Upshot: A vicious three-way battle for the top that, really, could go to either the Brewers, the Cubs or the Cards, with the two teams not making it falling into a vicious battle for the Wild Card. The Reds will be fun. The Pirates won’t. The end.



Los Angeles Dodgers

Clayton Kershaw will not be starting on Opening Day, but they’ve won pennants two years in a row despite extended absences from him. Walker Buehler, Rich Hill, Julio Urias and Hyun-Jin Ryu and Kenta Maeda, once again, give the Dodgers the kind of starting depth that should get them through. The Dodgers added center fielder A.J. Pollock, inking the former D-Back to a four-year, $55 million contract in late January, to help bolster one of the better, more well-rounded offenses in the National League. Pollock and Cody Bellinger will steal the occasional base. Bellinger, Max MuncyJoc Pederson, and Justin Turner will supply the power. Shortstop Corey Seager returns after missing most of the 2018 season. If he can return to form, he can very easily contend for the NL MVP Award. Kenley Jansen, newcomer Joe Kelly and Pedro Báez form the foundation of a solid bullpen. The 2019 Dodgers are without old friend Yasiel Puig, but beyond that they are gonna be a lot like the 2018 Dodgers. And the 2017 Dodgers. Which is to say: really good.

Colorado Rockies

The Rockies added only one free agent during the offseason: second baseman Daniel Murphy. They also signed third baseman Nolan Arenado to an eight-year, $260 million extension in late February. Otherwise, though, they didn’t do much of anything to improve last year’s 91-win club. The offense will be strong again, obviously. Arenado is an MVP candidate every year, smacking the cover off the ball while playing arguably the best defense in the game. Shortstop Trevor Story, Murphy, David Dahl, and Charlie Blackmon are excellent supporting players. It’s an open question why they didn’t improve center field, where Ian Desmond is not an asset, but the Rockies always seem happy to go into battle with a hole or three. Pitching is always an issue for the Rockies, but Kyle Freeland broke out last year and German Márquez is a solid No. 2. The rotation will be rounded out by Tyler AndersonJon Gray, and Chad Bettis. Could be better. Could be worse. In the bullpen, Wade Davis will reprise his role as closer. The arms behind Davis in the bullpen don’t pop out at you, but it’s quite a solid mix of arms, including Seung-Hwan Oh, Scott Oberg, and Jake McGee. You’d like to see the Rockies really go for it, but they seem content to challenge for a Wild Card again.

San Diego Padres

The addition of Manny Machado could help the Padres arrive sooner than expected. They also, just yesterday, announced that top prospect Fernando Tatis, Jr. will break camp as the starting shortstop. Other young talent like pitcher Mackenzie Gore, infielder Luis Urías, catcher Francisco Mejia , pitcher Chris Paddack and a ton of other top-100 prospects suggest that the future in San Diego is really bright. Outside of the prospects, if Wil Myers can stay healthy and if Eric Hosmer can pick up his production, the Padres could be pretty interesting. The rotation of Joey Lucchesi, Eric LauerRobbie ErlinMatt Strahm, and Chris Paddack will have some challenges and growing pains, of course. A bullpen featuring Kirby Yates, Craig Stammen and Adam Warren will be better than you think, even if it’s not a particularly deep relief corps. A lot of people are excited about the Padres this year. That excitement is warranted, but it may be one year premature. We’ll see.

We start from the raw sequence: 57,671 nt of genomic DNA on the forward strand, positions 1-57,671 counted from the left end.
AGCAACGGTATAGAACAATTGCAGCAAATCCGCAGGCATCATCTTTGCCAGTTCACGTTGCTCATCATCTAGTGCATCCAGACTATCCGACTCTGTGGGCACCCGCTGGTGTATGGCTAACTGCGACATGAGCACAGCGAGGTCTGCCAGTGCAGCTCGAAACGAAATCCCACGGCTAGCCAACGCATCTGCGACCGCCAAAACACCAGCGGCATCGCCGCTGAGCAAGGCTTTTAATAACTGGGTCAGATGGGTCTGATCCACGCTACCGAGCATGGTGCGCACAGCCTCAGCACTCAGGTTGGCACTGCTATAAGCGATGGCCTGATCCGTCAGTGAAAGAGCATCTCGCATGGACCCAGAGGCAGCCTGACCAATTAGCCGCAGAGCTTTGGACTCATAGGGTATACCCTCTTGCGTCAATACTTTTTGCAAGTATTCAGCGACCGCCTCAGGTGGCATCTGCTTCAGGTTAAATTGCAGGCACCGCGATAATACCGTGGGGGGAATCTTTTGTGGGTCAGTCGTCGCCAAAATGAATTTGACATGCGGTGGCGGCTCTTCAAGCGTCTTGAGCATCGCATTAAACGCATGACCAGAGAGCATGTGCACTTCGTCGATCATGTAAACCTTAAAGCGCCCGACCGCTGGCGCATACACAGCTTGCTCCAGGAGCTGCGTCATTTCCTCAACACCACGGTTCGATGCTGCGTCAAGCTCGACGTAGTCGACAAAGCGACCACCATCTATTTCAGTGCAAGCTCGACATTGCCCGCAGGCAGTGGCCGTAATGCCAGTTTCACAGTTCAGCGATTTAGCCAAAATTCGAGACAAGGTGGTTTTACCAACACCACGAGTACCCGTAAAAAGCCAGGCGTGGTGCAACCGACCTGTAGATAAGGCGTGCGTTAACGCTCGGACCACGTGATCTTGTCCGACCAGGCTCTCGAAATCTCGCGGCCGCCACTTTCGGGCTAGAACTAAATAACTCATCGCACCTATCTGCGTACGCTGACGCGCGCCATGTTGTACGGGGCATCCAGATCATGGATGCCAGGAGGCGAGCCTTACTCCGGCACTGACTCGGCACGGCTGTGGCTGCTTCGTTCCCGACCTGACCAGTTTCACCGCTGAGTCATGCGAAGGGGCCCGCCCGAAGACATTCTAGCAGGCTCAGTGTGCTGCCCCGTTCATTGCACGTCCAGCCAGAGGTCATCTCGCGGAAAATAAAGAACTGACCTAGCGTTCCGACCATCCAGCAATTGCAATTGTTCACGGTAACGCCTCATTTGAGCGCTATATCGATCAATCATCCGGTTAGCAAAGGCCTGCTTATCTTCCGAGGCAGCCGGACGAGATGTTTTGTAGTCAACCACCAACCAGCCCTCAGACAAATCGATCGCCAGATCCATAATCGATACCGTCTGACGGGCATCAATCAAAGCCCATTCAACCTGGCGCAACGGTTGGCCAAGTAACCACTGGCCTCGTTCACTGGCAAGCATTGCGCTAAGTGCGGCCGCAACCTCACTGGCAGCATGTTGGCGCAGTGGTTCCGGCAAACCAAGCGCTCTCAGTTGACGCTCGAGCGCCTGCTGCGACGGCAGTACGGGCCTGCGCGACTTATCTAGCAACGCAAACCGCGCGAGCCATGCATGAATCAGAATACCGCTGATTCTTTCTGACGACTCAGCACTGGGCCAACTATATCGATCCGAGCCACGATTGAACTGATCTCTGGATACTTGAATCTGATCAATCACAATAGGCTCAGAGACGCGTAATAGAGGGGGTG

Arizona Diamondbacks

The Diamondbacks shipped off All-Star first baseman Paul Goldschmidt and watched Patrick Corbin and A.J. Pollock leave for free agency, launching a rebuild. Zack Greinke and Robbie Ray are still on the club, but if I were their agent I’d tell them they shouldn’t buy groceries with expiration dates beyond July 31. In the meantime, Grienke and Ray are a pretty good 1-2 punch with some good, albeit not great, arms behind them. The offense will likely be the Diamondbacks’ biggest weakness. Power will be a big weakness. They just lost Steven Souza, Jr. for the year. They’re counting on Wilmer Flores of all people to be an offensive leader. It’s . . . a weak group. Archie Bradley is a fantastic reliever, but saves will be at a premium for a team that might not get a ton of leads. It’s gonna be a tough year in Phoenix.

San Francisco Giants

The Giants were once rumored to be in on Bryce Harper but that fizzled and, in the end, they had one of the quietest offseasons of any team. Which is not good considering how bad they were last year. Madison Bumgarner will lead the rotation, but he’s in his walk year and could be on the trading block pretty early. Behind him, Dereck Rodríguez, Jeff SamardzijaDerek Holland, and Andrew Suarez do not make anyone swoon and the bullpen is no great shakes, but they’ll look positively fabulous compared to the garbage offense the Giants are rolling out there. Think of any random fourth or fifth outfielder who has appeared in the majors in the past five years who you would be surprised to learn is still playing. Yep, the Giants signed them. It’ll be a long year in San Francisco. Bruce Bochy deserves a better sendoff in his final season.